Mahdi Fleifel is a Danish filmmaker of Palestinian origins. Born in Dubai, he was raised in the Ain El-Helweh refugee camp in Lebanon and later in the suburbs of Elsinore, Denmark. He began filmmaking at an early age - a hobby he picked up from his father's obsession with video cameras. Fleifel studied at the NFTS in England under directors Udayan Prasad, Ian Sellar and Stephen Frears. His first-year film, 'Arafat & I', screened in many international festivals and won prizes in Romania, Italy and the Czech Republic. In 2010 Fleifel and Irish producer Patrick Campbell set up the London-based Nakba FilmWorks through which they released Fleifel's autobiographical feature 'A World Not Ours'. Launched at the Toronto Film Festival in 2012, 'A World Not Ours' opened to high critical acclaim. Currently on the festival circuit, the film has received multiple awards in Brussels, Krakow, Reykjavik and Abu Dhabi, and was the recipient of the Peace Film Award at the Berlinale 2013. Fleifel is now preparing his next project at the Cinefondation residence in Paris.
Umesh Vinayak Kulkarni
After completing his Masters in Law Umesh Kulkarni started his filmmaking career as an assistant director with noted filmmakers Sumitra Bhave and Sunil Sukthankar. He was selected as the only Indian Student for the summer University course in LA Femis, Paris, in 2000 following which he joined the Film and Television Institute of India, Pune. His short films 'GIRNI', 'GAARUD', 'THREE OF US' and 'VILAY' got wide acclaim and won many national and international awards. He and his creative partner Girish Kulkarni founded a production company 'Arbhaat Films' and produced 'MASALA' (Spices) in 2012 and co-produced 'PUNE-52' in 2013.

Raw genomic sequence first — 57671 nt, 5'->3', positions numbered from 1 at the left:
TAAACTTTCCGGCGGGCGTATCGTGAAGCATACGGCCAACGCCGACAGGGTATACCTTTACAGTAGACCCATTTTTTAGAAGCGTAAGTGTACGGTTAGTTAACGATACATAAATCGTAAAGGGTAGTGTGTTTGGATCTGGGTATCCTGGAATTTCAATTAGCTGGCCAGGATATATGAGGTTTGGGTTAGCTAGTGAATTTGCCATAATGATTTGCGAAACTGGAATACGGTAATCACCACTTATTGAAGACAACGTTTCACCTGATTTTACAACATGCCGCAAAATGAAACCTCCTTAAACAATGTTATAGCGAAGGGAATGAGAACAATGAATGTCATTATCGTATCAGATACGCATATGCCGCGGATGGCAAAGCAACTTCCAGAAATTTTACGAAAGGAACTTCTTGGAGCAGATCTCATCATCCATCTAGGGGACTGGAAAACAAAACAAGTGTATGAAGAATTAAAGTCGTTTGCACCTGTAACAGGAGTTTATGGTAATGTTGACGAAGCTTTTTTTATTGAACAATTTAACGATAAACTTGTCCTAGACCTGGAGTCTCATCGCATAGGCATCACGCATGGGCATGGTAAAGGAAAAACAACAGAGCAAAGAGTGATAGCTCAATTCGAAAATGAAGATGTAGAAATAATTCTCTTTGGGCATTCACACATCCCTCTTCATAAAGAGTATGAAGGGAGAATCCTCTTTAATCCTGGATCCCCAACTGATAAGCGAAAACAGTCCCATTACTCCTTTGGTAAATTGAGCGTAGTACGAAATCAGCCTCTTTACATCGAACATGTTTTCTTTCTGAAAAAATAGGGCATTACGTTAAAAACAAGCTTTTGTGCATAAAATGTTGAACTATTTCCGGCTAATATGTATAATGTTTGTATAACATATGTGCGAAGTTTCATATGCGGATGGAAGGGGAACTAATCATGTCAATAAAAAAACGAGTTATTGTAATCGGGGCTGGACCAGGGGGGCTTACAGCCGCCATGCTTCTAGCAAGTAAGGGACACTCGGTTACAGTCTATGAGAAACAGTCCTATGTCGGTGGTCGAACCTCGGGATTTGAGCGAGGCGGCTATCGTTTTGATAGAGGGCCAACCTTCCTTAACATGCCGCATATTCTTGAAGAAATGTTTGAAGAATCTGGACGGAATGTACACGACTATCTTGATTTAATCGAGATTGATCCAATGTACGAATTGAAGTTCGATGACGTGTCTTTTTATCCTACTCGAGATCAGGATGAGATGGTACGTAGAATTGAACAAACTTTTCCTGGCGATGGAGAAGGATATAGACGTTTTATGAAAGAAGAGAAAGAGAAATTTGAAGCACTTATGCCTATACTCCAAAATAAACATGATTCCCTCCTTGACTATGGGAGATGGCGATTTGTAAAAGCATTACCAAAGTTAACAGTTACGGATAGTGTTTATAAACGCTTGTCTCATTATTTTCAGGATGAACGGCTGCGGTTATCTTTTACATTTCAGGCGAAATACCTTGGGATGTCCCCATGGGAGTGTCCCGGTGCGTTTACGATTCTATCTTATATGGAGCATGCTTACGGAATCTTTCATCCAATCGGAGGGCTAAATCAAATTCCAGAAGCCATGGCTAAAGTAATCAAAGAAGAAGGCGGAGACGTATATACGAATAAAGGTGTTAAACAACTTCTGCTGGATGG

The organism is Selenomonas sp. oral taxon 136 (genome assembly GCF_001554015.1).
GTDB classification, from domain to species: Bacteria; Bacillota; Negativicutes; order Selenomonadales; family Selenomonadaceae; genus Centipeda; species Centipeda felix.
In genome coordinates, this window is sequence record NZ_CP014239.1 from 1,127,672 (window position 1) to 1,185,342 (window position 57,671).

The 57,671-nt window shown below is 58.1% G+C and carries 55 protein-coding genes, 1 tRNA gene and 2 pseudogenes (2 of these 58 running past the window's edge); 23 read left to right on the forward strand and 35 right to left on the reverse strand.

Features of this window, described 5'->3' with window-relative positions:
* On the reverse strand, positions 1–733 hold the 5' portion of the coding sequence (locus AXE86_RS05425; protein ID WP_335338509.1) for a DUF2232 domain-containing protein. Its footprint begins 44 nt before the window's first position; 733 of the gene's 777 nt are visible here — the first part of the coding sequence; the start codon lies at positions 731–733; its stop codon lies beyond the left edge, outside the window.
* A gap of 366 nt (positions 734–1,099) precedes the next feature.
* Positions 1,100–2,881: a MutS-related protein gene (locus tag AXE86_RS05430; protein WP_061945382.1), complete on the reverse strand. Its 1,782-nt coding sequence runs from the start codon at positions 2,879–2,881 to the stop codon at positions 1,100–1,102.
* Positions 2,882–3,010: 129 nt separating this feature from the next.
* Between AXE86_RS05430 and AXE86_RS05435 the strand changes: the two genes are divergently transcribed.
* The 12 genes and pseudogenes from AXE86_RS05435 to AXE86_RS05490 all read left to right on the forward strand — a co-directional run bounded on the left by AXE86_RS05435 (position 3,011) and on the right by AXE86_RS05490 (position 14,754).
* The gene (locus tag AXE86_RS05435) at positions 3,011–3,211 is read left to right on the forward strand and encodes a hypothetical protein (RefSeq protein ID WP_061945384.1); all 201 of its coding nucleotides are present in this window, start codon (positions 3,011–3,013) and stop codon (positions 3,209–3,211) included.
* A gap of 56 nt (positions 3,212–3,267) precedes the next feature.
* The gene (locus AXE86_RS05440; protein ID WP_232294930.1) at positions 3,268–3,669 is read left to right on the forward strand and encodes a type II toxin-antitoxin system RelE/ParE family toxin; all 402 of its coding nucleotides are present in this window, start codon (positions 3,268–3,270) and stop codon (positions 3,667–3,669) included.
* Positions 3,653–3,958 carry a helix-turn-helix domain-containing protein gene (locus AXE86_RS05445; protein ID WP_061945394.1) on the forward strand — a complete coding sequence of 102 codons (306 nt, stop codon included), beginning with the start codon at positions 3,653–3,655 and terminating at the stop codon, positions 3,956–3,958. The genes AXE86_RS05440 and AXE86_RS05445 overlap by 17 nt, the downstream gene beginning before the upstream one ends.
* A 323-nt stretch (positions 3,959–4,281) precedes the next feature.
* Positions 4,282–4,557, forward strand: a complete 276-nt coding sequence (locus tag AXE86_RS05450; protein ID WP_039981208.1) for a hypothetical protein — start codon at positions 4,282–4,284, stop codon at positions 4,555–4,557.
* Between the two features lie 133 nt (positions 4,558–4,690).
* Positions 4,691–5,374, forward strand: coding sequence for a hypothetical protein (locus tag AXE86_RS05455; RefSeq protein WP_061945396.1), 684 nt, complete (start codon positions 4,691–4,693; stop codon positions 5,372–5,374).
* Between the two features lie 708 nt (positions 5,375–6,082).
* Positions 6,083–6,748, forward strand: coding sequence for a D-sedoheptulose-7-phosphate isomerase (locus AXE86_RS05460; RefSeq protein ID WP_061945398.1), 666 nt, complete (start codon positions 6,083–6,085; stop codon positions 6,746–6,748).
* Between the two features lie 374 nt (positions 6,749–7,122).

This is a story of two friends in pursuit of escape for a better life. Dhargey and Dorje now in their early twenties have been inseparable friends since childhood. They live in a village near Lhasa, the capital of Tibet. Though extremely different in nature they fit together like missing pieces of a puzzle. Adventurous Dorje proposes that they must leave Tibet at once and escape to Dharamshala, India, for a better, secured life. Dhargey is used to his daring plans. He agrees with equal enthusiasm. And just a night before their escape Dorje announces that he has changed his mind and now does not want to leave his homeland. But he also insists that Dhargey must leave. The unexpected betrayal is intolerable for Dhargey. He spends hours convincing Dorje. But finally the friends part. Hurt, betrayed and confused Dhargey is glad to find a group of people along his way. They all have risked their lives in hope for a better life. The terror of being caught is impeccable. They walk the endless landscape, the grand mountains. They walk through the fear. They walk through the danger. They all just walk and walk. In this endless journey not a day passes when Dhargey has not thought about Dorje. He needs him the most. He needs his courage. He needs his support. After the tiring 30 days they all finally arrive at Dharamshala. A new life waits there. Dhargey is relieved to be finally there. He feels secured. The danger is far away now. The life is about to settle. And dreadful news arrives from Tibet. Dorje is no more. He had joined a group of activists working against Chinese colonization of Tibet. And in the protest he self immolated. In the candle march held in support for the activists at Dharamshala, Dhargey walks quietly with the others, wondering who escaped from what.